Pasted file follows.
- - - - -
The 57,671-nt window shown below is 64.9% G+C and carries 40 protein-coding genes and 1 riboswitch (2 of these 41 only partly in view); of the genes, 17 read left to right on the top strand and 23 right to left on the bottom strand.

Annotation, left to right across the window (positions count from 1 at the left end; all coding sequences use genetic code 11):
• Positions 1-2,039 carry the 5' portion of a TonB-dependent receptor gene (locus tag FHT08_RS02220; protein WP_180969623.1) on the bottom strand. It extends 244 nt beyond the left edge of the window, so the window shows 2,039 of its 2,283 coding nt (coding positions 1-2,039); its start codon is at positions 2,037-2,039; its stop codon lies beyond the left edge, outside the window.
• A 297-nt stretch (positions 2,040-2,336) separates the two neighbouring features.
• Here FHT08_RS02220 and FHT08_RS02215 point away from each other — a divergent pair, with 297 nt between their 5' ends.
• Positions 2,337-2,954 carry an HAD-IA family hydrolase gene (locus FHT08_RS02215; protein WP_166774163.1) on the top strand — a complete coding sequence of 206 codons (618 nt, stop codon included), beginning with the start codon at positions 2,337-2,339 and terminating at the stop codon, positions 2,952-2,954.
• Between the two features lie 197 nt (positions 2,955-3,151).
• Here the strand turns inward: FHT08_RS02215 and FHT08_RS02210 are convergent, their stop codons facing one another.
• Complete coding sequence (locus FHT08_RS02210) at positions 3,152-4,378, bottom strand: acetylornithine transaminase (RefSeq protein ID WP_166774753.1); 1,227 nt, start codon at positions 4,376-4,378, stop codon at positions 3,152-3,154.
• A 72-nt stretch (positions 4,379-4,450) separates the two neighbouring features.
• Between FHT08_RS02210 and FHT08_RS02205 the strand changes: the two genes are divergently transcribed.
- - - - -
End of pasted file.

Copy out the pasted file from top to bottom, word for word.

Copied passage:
The 57,671-nt window shown below is 64.9% G+C and carries 40 protein-coding genes and 1 riboswitch (2 of these 41 only partly in view); of the genes, 17 read left to right on the top strand and 23 right to left on the bottom strand.

Annotation, left to right across the window (positions count from 1 at the left end; all coding sequences use genetic code 11):
• Positions 1-2,039 carry the 5' portion of a TonB-dependent receptor gene (locus tag FHT08_RS02220; protein WP_180969623.1) on the bottom strand. It extends 244 nt beyond the left edge of the window, so the window shows 2,039 of its 2,283 coding nt (coding positions 1-2,039); its start codon is at positions 2,037-2,039; its stop codon lies beyond the left edge, outside the window.
• A 297-nt stretch (positions 2,040-2,336) separates the two neighbouring features.
• Here FHT08_RS02220 and FHT08_RS02215 point away from each other — a divergent pair, with 297 nt between their 5' ends.
• Positions 2,337-2,954 carry an HAD-IA family hydrolase gene (locus FHT08_RS02215; protein WP_166774163.1) on the top strand — a complete coding sequence of 206 codons (618 nt, stop codon included), beginning with the start codon at positions 2,337-2,339 and terminating at the stop codon, positions 2,952-2,954.
• Between the two features lie 197 nt (positions 2,955-3,151).
• Here the strand turns inward: FHT08_RS02215 and FHT08_RS02210 are convergent, their stop codons facing one another.
• Complete coding sequence (locus FHT08_RS02210) at positions 3,152-4,378, bottom strand: acetylornithine transaminase (RefSeq protein ID WP_166774753.1); 1,227 nt, start codon at positions 4,376-4,378, stop codon at positions 3,152-3,154.
• A 72-nt stretch (positions 4,379-4,450) separates the two neighbouring features.
• Between FHT08_RS02210 and FHT08_RS02205 the strand changes: the two genes are divergently transcribed.